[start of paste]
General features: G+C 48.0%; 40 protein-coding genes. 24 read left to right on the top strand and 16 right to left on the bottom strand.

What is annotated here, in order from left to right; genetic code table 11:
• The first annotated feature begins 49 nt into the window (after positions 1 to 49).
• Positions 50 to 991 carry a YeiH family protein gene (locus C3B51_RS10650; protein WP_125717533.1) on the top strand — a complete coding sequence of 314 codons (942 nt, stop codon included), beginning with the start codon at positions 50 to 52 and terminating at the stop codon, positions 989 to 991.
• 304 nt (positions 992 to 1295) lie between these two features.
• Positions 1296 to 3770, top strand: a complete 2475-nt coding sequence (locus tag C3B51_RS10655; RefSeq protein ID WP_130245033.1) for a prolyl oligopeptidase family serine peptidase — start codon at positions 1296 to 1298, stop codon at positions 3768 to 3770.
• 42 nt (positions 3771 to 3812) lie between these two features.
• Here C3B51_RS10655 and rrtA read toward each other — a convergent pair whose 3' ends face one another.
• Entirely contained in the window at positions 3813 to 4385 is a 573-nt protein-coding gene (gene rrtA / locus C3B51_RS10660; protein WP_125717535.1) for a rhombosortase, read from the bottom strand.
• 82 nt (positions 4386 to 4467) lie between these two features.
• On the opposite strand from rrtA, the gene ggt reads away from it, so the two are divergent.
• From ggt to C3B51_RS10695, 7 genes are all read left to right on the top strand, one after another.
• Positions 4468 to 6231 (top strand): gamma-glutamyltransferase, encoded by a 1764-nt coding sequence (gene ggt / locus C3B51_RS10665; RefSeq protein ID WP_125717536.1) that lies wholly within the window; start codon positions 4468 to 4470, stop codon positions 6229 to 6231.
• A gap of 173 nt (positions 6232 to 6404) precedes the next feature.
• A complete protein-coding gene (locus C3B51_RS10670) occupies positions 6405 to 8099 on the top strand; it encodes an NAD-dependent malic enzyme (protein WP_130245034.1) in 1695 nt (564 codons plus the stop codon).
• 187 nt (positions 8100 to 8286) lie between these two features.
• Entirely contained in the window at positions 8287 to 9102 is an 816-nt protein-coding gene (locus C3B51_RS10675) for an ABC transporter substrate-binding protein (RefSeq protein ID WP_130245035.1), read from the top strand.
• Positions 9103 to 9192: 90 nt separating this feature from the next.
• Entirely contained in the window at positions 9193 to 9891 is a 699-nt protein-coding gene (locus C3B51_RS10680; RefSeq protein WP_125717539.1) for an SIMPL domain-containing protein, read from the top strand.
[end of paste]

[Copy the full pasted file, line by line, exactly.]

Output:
General features: G+C 48.0%; 40 protein-coding genes. 24 read left to right on the top strand and 16 right to left on the bottom strand.

What is annotated here, in order from left to right; genetic code table 11:
• The first annotated feature begins 49 nt into the window (after positions 1 to 49).
• Positions 50 to 991 carry a YeiH family protein gene (locus C3B51_RS10650; protein WP_125717533.1) on the top strand — a complete coding sequence of 314 codons (942 nt, stop codon included), beginning with the start codon at positions 50 to 52 and terminating at the stop codon, positions 989 to 991.
• 304 nt (positions 992 to 1295) lie between these two features.
• Positions 1296 to 3770, top strand: a complete 2475-nt coding sequence (locus tag C3B51_RS10655; RefSeq protein ID WP_130245033.1) for a prolyl oligopeptidase family serine peptidase — start codon at positions 1296 to 1298, stop codon at positions 3768 to 3770.
• 42 nt (positions 3771 to 3812) lie between these two features.
• Here C3B51_RS10655 and rrtA read toward each other — a convergent pair whose 3' ends face one another.
• Entirely contained in the window at positions 3813 to 4385 is a 573-nt protein-coding gene (gene rrtA / locus C3B51_RS10660; protein WP_125717535.1) for a rhombosortase, read from the bottom strand.
• 82 nt (positions 4386 to 4467) lie between these two features.
• On the opposite strand from rrtA, the gene ggt reads away from it, so the two are divergent.
• From ggt to C3B51_RS10695, 7 genes are all read left to right on the top strand, one after another.
• Positions 4468 to 6231 (top strand): gamma-glutamyltransferase, encoded by a 1764-nt coding sequence (gene ggt / locus C3B51_RS10665; RefSeq protein ID WP_125717536.1) that lies wholly within the window; start codon positions 4468 to 4470, stop codon positions 6229 to 6231.
• A gap of 173 nt (positions 6232 to 6404) precedes the next feature.
• A complete protein-coding gene (locus C3B51_RS10670) occupies positions 6405 to 8099 on the top strand; it encodes an NAD-dependent malic enzyme (protein WP_130245034.1) in 1695 nt (564 codons plus the stop codon).
• 187 nt (positions 8100 to 8286) lie between these two features.
• Entirely contained in the window at positions 8287 to 9102 is an 816-nt protein-coding gene (locus C3B51_RS10675) for an ABC transporter substrate-binding protein (RefSeq protein ID WP_130245035.1), read from the top strand.
• Positions 9103 to 9192: 90 nt separating this feature from the next.
• Entirely contained in the window at positions 9193 to 9891 is a 699-nt protein-coding gene (locus C3B51_RS10680; RefSeq protein WP_125717539.1) for an SIMPL domain-containing protein, read from the top strand.